Yeah I was reading up on that, and while I'd definitely like to have the tech I can't help but wonder how long it'll be before it shows up in HDTVs instead of just PC monitors. My only real hope there is, given Microsoft's partnership with Samsung, they might ask them to push a set out of the pipeline somewhere along/near Scorpio's launch if they were already working on one; but I'm not hopeful.
Check out the vizio p series. They get 17 ms input lag on hdmi 5 without hdr but at 4k60hz u don't need hdr on fighting games anyway. And the 43.8 ms lag on hdr is not noticeable
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WTB 4K gaming PST
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post #16 of 25 Old 06-12-2017, 04:41 PM
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Originally Posted by Shydow View Post
Full Array Local Dimming or OLED
~20ms or less lag w/ HDR Gaming Mode
4K 60hz 4:4:4 CS
HDR10 (be nice if Dolby Vision was also supported but... eh)

Cost is a factor somewhat but, if it's $6,000 or less, I'm interested.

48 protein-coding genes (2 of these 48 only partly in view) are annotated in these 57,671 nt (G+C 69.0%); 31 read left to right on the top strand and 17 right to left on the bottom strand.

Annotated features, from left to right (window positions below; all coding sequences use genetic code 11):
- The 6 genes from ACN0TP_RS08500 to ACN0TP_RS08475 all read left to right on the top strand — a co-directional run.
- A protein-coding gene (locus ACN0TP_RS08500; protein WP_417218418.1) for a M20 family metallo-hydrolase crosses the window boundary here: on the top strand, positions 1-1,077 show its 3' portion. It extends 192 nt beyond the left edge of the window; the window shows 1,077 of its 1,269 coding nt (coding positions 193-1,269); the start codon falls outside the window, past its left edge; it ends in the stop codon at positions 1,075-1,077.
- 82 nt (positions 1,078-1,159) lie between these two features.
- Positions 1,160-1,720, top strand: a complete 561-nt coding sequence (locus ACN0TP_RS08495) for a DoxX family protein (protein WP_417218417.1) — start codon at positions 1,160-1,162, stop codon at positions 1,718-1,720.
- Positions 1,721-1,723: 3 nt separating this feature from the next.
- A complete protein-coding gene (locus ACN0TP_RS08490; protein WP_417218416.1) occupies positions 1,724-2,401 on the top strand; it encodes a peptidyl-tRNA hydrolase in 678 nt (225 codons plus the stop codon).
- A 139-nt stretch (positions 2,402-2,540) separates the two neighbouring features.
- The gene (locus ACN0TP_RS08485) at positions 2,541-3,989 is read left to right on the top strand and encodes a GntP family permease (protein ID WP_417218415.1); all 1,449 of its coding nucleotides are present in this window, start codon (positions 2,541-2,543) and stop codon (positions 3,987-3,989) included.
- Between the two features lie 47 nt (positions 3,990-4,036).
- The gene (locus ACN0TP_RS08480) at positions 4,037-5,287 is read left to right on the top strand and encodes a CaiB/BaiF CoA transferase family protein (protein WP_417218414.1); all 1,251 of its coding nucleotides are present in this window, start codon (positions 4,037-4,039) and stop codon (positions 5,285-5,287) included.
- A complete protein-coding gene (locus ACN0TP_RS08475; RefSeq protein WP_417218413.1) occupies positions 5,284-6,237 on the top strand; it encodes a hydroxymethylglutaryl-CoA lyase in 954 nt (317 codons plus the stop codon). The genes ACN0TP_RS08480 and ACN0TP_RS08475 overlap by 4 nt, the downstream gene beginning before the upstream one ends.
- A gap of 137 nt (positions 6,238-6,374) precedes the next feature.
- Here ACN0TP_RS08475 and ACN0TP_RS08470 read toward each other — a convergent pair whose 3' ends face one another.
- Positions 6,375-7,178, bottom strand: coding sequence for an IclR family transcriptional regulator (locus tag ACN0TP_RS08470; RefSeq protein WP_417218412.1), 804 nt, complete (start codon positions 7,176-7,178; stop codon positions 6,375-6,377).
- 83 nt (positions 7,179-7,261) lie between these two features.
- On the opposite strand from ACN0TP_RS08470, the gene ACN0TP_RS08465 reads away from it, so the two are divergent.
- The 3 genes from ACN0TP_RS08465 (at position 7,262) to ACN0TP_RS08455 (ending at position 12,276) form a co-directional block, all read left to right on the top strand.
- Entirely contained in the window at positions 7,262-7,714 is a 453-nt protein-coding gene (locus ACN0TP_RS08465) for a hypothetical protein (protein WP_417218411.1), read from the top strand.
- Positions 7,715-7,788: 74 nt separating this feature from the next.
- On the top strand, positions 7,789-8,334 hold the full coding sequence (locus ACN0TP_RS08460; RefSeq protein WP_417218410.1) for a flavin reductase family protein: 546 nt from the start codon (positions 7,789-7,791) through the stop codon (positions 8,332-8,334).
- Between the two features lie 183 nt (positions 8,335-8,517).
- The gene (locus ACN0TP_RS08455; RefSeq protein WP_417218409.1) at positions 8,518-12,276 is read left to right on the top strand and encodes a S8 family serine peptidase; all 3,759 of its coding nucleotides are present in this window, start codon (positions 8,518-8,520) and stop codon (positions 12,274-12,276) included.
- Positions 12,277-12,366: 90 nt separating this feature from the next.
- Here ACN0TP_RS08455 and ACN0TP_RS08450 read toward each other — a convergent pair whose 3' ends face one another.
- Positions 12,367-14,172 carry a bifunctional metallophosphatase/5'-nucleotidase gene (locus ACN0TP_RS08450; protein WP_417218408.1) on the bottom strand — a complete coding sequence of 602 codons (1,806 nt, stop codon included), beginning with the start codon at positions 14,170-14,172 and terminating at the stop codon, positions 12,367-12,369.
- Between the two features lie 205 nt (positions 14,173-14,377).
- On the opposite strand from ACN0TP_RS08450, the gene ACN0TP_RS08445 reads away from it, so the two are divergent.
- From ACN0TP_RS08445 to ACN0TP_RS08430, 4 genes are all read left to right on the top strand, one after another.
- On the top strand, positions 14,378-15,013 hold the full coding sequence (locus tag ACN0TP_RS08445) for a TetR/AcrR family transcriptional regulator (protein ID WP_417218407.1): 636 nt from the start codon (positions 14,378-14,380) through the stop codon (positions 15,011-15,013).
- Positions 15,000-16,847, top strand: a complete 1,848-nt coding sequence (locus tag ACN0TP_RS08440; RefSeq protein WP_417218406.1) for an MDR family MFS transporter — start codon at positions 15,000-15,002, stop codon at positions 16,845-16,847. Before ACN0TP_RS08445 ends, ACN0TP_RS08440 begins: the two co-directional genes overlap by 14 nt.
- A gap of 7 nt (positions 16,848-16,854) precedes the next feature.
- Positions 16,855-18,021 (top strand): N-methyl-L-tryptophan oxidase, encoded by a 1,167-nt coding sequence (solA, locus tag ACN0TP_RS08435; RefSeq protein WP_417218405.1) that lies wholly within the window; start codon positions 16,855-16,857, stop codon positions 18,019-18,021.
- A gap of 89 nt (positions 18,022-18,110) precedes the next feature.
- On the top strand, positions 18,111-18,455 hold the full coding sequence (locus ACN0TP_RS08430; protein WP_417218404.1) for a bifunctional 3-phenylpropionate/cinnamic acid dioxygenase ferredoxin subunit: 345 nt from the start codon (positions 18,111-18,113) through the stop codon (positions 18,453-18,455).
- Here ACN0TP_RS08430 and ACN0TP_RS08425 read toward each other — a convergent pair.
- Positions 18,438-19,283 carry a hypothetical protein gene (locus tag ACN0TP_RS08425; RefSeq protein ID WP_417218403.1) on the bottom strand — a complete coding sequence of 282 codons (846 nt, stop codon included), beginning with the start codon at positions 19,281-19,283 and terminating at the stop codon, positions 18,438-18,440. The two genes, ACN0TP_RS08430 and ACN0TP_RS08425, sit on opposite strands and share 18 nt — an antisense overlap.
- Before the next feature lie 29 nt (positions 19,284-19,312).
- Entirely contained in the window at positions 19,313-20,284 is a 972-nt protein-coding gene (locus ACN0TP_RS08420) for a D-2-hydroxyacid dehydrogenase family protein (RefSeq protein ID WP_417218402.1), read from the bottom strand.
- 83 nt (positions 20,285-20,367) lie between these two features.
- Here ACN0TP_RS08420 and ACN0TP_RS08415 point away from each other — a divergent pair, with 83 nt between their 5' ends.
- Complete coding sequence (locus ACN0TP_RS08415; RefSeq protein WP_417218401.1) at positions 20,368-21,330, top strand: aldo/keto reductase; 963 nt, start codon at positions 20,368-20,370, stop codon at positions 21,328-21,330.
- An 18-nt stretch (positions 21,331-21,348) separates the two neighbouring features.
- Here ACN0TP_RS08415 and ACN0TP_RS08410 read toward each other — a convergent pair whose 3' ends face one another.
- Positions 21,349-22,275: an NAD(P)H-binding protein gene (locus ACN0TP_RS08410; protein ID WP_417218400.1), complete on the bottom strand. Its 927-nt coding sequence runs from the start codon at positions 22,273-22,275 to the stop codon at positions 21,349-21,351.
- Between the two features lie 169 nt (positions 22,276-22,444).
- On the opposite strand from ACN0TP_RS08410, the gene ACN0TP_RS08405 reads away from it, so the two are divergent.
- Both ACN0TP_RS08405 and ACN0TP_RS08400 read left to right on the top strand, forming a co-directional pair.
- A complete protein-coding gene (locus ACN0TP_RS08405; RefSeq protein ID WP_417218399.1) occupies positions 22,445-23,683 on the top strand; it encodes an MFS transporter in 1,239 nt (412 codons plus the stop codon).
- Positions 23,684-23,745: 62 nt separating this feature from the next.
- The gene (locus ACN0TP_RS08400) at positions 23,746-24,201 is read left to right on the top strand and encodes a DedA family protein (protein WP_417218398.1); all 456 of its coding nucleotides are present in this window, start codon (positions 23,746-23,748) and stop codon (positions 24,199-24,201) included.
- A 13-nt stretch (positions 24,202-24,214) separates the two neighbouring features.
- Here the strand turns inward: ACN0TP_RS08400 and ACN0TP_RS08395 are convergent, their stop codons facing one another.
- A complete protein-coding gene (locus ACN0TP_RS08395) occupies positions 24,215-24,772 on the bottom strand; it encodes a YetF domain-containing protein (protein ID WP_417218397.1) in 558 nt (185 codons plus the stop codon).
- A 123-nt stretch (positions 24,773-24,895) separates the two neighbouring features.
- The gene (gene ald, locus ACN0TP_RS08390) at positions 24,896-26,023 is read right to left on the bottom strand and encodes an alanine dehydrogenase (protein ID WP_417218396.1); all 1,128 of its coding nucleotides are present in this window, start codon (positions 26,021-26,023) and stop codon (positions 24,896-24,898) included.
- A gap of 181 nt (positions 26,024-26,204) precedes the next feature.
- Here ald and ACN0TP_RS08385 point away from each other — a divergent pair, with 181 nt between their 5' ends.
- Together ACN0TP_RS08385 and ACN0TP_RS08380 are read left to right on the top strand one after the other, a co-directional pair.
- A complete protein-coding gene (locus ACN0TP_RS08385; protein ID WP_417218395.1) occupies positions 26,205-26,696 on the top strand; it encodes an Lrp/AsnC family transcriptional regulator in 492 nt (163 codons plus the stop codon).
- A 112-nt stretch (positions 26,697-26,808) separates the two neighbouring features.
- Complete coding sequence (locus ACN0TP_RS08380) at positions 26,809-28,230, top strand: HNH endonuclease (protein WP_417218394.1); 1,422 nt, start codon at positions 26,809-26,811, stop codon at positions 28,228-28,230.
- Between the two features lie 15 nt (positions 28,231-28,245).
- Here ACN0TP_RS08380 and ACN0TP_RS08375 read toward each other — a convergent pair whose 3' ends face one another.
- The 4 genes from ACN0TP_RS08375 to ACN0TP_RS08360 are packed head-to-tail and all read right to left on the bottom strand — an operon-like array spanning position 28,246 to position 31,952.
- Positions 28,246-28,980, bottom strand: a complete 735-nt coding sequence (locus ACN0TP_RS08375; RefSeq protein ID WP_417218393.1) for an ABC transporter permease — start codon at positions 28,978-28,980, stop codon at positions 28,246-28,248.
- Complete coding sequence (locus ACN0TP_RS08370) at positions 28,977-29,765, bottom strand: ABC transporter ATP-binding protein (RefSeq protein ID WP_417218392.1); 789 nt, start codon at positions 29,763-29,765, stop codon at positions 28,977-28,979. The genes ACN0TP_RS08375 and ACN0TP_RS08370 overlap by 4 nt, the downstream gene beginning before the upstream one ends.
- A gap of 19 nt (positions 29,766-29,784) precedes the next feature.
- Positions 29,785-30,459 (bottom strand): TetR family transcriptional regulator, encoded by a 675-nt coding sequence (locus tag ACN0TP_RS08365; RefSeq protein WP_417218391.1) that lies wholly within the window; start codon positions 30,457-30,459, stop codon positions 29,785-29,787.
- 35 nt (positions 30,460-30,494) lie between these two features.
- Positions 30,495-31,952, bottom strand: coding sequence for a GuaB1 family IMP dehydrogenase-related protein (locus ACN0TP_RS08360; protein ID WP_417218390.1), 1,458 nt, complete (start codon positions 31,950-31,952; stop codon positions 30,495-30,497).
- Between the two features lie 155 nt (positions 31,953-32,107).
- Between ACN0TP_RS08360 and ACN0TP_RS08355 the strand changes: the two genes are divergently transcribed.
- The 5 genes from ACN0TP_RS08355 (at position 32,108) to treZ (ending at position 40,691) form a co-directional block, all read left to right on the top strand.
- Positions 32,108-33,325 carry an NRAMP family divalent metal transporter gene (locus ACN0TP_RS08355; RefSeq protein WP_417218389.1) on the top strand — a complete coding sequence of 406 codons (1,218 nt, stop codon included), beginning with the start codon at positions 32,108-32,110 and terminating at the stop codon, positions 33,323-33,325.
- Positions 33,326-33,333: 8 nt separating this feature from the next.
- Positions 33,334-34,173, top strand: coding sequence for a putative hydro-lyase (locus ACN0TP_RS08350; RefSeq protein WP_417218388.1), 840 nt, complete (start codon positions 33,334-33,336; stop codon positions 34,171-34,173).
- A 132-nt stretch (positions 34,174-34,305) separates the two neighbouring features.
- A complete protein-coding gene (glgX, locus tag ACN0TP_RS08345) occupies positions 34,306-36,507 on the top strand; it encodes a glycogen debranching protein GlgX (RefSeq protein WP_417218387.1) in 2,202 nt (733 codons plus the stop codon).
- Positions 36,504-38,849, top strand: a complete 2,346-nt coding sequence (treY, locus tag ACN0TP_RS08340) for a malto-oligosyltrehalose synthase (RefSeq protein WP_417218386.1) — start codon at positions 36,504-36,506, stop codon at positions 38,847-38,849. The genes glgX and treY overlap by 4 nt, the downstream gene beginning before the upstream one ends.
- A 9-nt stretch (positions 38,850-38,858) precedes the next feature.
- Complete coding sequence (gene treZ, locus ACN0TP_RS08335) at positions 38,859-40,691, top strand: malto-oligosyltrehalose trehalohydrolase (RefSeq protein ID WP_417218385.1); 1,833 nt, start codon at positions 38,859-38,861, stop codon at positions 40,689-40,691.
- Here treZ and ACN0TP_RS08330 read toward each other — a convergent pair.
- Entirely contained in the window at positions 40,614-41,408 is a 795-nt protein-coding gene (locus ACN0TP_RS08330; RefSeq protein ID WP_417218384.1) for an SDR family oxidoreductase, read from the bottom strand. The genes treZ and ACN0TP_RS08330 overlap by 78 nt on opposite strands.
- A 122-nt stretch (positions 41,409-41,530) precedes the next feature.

The closest to meeting your criteria is the Sony Z9D. (Owner of one myself.)

Input lag is 24ms in 4K HDR mode, can accept 1080p120 signals, is FALD, can do 4K 60hz 4:4:4 at 8-bit (HDMI spec limitations) currently has HDR 10 and Dolby Vision is being patched in.
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Originally Posted by Shydow View Post
I've been sitting on upgrading my TV for several years now waiting for 4K to finally mature, and I know that alot has changed, but one thing I'm curious about it whether or not 4K is truly ready for gamers. What I'm meaning here, is can HDR 4K gaming be had with an acceptable amount of display lag.

If there are any fighting game players around I'm sure you'll understand, but pretty much anything over 20ms as far as fighting games go makes a TV unusable. So as a fighting gamer, that's personally my cut off.

So that's my question. Are there 65" 4K UHD HDR TVs out there clocking in around 20ms or less for display lag? My current Sharp sits at 16ms, but I'm not expecting HDR sets to be THAT fast at this point (especially not at 65", as my current set is only 46"). But at this point I'm pretty much willing to accept having to put up with another 4 or 5ms of lag to go ahead and upgrade my set. I'm not in dire straights yet, but mathematically speaking my current TV should be on it's last year of life before it's no longer acceptable as my primary set; and frankly I wouldn't be surprised if it doesn't make it outside of 2017 without developing backlight issues.